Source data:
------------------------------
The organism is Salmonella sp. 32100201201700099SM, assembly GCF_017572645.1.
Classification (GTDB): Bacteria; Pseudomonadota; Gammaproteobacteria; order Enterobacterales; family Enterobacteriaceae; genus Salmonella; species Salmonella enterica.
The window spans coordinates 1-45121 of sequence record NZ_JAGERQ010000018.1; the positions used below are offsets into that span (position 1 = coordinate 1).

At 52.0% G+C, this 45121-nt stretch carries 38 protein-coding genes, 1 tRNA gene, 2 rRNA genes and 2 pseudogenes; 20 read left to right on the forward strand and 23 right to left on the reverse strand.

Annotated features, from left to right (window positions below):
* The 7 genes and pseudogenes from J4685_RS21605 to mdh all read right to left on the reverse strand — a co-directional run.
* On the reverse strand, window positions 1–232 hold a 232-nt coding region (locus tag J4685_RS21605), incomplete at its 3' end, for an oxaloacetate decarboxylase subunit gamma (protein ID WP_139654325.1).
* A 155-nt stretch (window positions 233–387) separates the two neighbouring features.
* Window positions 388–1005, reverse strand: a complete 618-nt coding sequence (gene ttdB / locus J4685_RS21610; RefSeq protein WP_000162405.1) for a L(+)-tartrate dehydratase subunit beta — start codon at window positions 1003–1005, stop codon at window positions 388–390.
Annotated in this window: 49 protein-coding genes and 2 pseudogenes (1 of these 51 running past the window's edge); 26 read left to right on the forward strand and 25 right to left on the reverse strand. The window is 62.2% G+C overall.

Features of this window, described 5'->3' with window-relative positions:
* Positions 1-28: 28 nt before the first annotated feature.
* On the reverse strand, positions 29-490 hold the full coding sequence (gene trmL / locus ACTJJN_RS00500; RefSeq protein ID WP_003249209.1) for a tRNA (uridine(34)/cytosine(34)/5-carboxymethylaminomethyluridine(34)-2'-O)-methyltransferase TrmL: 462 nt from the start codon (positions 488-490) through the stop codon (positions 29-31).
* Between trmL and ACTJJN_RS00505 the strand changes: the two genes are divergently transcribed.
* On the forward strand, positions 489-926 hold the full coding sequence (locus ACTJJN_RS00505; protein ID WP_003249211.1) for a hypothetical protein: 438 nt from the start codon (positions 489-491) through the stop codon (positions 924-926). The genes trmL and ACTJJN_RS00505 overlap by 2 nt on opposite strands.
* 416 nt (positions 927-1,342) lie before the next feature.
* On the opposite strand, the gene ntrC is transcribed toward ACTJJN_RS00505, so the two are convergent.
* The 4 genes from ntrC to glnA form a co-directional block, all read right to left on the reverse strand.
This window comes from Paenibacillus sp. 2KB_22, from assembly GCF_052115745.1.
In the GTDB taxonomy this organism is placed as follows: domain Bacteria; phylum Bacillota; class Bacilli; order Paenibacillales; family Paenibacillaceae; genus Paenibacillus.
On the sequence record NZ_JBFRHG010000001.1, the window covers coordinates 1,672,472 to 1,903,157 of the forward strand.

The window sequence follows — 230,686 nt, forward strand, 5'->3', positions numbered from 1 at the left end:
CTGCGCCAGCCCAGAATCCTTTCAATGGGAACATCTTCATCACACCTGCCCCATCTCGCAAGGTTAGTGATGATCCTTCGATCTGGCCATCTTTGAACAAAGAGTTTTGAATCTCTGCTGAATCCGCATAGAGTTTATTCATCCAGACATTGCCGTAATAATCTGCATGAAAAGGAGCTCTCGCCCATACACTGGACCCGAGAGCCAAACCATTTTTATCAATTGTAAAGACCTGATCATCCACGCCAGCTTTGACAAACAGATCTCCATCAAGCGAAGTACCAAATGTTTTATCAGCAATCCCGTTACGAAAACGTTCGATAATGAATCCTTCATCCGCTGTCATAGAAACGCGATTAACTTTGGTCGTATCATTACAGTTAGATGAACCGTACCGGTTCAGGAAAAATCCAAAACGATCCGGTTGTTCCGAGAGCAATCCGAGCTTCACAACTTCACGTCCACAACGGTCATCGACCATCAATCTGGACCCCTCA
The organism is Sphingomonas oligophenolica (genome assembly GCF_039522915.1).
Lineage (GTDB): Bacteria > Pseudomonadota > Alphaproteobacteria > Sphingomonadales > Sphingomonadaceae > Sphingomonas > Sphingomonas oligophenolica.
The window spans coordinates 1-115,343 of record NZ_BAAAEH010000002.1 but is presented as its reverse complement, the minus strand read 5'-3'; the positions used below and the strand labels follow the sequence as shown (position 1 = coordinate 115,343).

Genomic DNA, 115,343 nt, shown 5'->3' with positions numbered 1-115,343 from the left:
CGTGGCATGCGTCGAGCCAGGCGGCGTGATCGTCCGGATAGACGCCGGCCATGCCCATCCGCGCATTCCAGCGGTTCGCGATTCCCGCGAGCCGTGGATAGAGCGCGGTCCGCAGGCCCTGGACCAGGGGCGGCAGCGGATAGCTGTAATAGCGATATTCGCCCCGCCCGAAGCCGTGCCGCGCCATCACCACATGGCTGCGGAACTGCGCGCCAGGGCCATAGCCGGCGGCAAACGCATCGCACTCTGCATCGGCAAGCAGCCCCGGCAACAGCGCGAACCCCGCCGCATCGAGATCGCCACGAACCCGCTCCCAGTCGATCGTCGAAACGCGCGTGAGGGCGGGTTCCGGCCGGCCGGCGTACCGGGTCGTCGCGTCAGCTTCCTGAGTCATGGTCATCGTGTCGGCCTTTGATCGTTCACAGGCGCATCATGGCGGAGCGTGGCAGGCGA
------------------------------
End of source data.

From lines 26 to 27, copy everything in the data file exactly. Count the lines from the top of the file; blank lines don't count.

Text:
The window spans coordinates 1-115,343 of record NZ_BAAAEH010000002.1 but is presented as its reverse complement, the minus strand read 5'-3'; the positions used below and the strand labels follow the sequence as shown (position 1 = coordinate 115,343).

Genomic DNA, 115,343 nt, shown 5'->3' with positions numbered 1-115,343 from the left: